Why a Blog?
My first reaction is–well if there were no comments, it wouldn’t be a blog, now would it. Technically that isn’t true: blog is a description of how the website is arranged for viewing. Yet, to me, a blog doesn’t feel like a blog without a commenting system. Part of the allure of having a blog instead of a resource website is the interaction I get to have with other WoW players. I could just post my advice out in the ether and watch people stumble across or bookmark goodies, but with a blog, people get to tell me how they feel about what I’m saying. Do they think it’s good information? Did I have an error that needs correction? You don’t get that when you have a standard website.
What It Adds
Commenting makes the writing experience seem more like a conversation, and less like a deposition. People are more likely to make personal connections, and to feel like they know the author because they can respond and get a response in return. Forums give the same kind of advantage, but it’s not your own space. You must fit your ideas, discussions, and questions into these little boxes. If it doesn’t fit in the box, or doesn’t add to that particular community, its got no place to go! That doesn’t mean you don’t want to share: you’ve got screenshots of your latest skill, an awesome boss kill strategy, an idea for collecting that cool hunter pet.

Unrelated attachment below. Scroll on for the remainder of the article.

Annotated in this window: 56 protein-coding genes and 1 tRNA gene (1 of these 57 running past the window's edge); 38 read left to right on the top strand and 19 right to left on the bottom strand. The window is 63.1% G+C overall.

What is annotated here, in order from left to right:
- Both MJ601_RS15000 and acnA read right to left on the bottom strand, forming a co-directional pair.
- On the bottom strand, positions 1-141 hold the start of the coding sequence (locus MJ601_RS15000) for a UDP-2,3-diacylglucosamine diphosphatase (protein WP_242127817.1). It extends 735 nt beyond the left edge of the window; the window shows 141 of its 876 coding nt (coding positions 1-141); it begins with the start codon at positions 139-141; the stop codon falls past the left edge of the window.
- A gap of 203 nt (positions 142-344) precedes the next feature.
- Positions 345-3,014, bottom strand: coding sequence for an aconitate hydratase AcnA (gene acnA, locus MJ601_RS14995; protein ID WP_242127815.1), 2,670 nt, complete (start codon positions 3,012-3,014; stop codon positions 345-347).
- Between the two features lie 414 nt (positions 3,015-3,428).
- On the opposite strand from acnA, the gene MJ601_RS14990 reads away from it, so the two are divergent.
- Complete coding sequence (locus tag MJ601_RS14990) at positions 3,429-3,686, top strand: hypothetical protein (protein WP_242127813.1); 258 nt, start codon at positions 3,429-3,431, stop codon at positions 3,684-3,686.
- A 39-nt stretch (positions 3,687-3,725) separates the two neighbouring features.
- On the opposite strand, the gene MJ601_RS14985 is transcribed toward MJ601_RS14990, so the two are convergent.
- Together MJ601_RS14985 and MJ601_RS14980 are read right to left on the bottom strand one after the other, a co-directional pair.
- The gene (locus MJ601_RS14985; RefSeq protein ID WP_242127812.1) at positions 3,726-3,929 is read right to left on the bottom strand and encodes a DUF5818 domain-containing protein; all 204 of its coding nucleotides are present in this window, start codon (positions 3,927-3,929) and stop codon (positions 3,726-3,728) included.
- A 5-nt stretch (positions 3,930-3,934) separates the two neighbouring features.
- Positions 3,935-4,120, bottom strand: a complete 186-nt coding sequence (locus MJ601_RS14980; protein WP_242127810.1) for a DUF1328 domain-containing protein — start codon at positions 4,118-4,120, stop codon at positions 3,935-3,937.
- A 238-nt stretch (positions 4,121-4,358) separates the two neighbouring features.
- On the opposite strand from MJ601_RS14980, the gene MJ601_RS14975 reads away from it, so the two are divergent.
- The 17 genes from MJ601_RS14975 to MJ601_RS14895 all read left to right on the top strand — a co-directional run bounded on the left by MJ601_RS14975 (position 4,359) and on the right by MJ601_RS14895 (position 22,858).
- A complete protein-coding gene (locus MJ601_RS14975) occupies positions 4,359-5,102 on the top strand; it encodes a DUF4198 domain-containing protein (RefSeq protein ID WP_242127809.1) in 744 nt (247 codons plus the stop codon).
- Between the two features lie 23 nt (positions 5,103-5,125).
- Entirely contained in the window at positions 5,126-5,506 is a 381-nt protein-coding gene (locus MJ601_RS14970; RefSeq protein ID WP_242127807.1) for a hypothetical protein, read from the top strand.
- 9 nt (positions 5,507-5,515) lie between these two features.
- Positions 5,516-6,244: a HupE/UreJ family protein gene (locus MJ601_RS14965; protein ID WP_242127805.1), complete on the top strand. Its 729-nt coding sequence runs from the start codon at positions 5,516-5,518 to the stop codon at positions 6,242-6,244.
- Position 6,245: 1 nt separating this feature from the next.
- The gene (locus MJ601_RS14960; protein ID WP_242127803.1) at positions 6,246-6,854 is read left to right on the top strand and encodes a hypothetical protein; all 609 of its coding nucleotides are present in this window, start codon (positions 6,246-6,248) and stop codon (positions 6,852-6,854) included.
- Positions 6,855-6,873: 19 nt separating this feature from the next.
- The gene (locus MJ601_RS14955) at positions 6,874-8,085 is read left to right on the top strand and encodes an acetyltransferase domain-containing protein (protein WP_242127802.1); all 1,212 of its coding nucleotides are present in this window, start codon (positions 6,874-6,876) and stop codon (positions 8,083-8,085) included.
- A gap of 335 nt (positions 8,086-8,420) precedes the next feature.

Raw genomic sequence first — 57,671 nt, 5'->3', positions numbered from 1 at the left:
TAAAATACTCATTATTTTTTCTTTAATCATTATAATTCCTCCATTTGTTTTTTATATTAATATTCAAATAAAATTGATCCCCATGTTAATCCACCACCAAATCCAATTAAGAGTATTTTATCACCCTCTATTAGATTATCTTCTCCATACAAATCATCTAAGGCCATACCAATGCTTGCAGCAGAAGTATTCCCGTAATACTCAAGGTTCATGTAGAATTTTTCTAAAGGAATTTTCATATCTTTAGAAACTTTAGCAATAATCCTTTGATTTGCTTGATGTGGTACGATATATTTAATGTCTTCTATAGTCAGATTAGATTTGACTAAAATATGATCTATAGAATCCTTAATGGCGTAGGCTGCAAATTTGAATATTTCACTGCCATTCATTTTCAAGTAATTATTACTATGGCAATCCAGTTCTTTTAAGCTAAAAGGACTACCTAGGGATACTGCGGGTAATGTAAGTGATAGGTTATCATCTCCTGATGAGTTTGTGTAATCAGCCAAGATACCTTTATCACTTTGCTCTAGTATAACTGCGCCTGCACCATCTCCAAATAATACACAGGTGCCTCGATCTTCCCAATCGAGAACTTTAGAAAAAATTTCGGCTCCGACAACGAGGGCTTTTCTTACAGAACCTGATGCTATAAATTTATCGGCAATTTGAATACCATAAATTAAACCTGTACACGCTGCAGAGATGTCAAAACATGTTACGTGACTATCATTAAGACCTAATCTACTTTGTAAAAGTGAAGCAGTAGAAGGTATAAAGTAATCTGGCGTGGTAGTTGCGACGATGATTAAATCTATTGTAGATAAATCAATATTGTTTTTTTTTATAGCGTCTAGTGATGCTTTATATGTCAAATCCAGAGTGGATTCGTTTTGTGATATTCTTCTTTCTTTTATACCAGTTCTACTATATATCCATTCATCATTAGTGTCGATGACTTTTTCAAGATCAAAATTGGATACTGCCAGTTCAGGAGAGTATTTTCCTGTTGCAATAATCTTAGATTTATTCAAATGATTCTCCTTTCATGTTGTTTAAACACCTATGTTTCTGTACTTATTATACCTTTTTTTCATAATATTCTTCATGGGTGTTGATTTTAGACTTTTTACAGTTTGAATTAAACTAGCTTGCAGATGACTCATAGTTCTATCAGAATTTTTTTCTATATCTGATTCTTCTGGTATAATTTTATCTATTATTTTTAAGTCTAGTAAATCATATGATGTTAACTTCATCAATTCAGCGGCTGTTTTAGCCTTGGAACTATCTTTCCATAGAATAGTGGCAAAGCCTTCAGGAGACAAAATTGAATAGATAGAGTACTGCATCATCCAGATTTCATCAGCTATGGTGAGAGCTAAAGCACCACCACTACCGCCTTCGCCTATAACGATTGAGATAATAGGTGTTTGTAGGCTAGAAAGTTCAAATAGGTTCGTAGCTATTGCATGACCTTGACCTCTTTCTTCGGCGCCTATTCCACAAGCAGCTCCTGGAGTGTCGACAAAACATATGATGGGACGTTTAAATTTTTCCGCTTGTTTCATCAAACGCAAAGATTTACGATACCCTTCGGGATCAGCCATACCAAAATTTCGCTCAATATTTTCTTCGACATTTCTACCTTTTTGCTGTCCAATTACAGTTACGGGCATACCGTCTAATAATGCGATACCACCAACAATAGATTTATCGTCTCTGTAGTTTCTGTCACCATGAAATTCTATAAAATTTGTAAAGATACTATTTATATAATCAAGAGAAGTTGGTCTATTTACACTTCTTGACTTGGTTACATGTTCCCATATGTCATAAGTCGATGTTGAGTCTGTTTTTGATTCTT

Even better, because people gain a certain connectivity with you, oftentimes, you’ll get a comment or e-mail from a reader asking for help with a particular problem or question. This is the best–you as a writer can’t know everything that a reader may want to read about, but are more than willing to provide helpful information. Starting a community, whether it be 10, 50, or 500 readers who regularly come by to read your stuff and comment or ask questions is all to the good, and a great reason to start a blog or to contribute as a reader.
There are some inherent risks to opening your viewpoint to commentators. Ignoring general spam looking to drag your readers into icky content, there is still the off-chance that you’ll gain nay-sayers. While nay-sayers are not inherently bad, they can affect your psychology as a writer. Its hard to feel enthusiastic about a project when you feel like you’re defending the fort from invaders. Good nay-sayers improve your content, and require you to improve, awful nay-sayers make you want to shut down the whole she-bang and send them off for the hills.
Even “good” comments and questions can change your outlook…. if you let them. You have to decide whether you are writing for yourself or your readers. Most authors will tell you non-chalantly, “Oh, I write because I love it and I wanted a place to express myself.” Suuuuure. Wait 6 months and see how they feel about it.
All in all, if there weren’t comments, I wouldn’t be doing it. Despite the impression I give here, I don’t really like to hear myself talk that much that I wouldn’t feel fulfilled throwing out information and not getting any feedback whatsoever. The fun part, to me, is the talks I get to have with other people who visit. I’m generally not too attached to my projects past the inital dizzying “ooo shiney” syndrome, but when I feel invested in other people it becomes a different story. Ya, so you’re just a bunch of pixels and words… but I know there are other people on the other side of the screen who have options: to spend their time playing the game, reading a comic, or other sites, but who choose to come by here because, well, I don’t know why, but they find something! Knowing that, I wouldn’t feel right about shutting up shop, at least so long as I’m playing the game… and maybe even when I switch to a new one–you never know!
No comments wouldn’t make me a better blogger… It would make me a non-existant one!